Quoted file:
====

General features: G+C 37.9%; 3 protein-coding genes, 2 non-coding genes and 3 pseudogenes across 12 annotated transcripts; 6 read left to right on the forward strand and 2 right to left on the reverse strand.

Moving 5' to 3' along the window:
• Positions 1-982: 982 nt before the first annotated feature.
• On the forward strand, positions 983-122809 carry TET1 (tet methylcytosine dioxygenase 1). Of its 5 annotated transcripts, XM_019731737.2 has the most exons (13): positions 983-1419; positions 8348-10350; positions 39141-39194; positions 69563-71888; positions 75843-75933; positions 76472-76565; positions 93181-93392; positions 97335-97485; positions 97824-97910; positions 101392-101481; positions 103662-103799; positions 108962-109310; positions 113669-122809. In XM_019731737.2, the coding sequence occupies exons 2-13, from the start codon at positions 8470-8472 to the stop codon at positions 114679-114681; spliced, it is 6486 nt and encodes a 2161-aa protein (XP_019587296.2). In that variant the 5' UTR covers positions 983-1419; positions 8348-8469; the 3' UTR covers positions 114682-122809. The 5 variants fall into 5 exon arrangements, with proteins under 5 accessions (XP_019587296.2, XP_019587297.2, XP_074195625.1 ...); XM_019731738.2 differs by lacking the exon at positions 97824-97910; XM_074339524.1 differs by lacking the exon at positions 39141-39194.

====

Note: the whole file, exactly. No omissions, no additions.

General features: G+C 37.9%; 3 protein-coding genes, 2 non-coding genes and 3 pseudogenes across 12 annotated transcripts; 6 read left to right on the forward strand and 2 right to left on the reverse strand.

Moving 5' to 3' along the window:
• Positions 1-982: 982 nt before the first annotated feature.
• On the forward strand, positions 983-122809 carry TET1 (tet methylcytosine dioxygenase 1). Of its 5 annotated transcripts, XM_019731737.2 has the most exons (13): positions 983-1419; positions 8348-10350; positions 39141-39194; positions 69563-71888; positions 75843-75933; positions 76472-76565; positions 93181-93392; positions 97335-97485; positions 97824-97910; positions 101392-101481; positions 103662-103799; positions 108962-109310; positions 113669-122809. In XM_019731737.2, the coding sequence occupies exons 2-13, from the start codon at positions 8470-8472 to the stop codon at positions 114679-114681; spliced, it is 6486 nt and encodes a 2161-aa protein (XP_019587296.2). In that variant the 5' UTR covers positions 983-1419; positions 8348-8469; the 3' UTR covers positions 114682-122809. The 5 variants fall into 5 exon arrangements, with proteins under 5 accessions (XP_019587296.2, XP_019587297.2, XP_074195625.1 ...); XM_019731738.2 differs by lacking the exon at positions 97824-97910; XM_074339524.1 differs by lacking the exon at positions 39141-39194.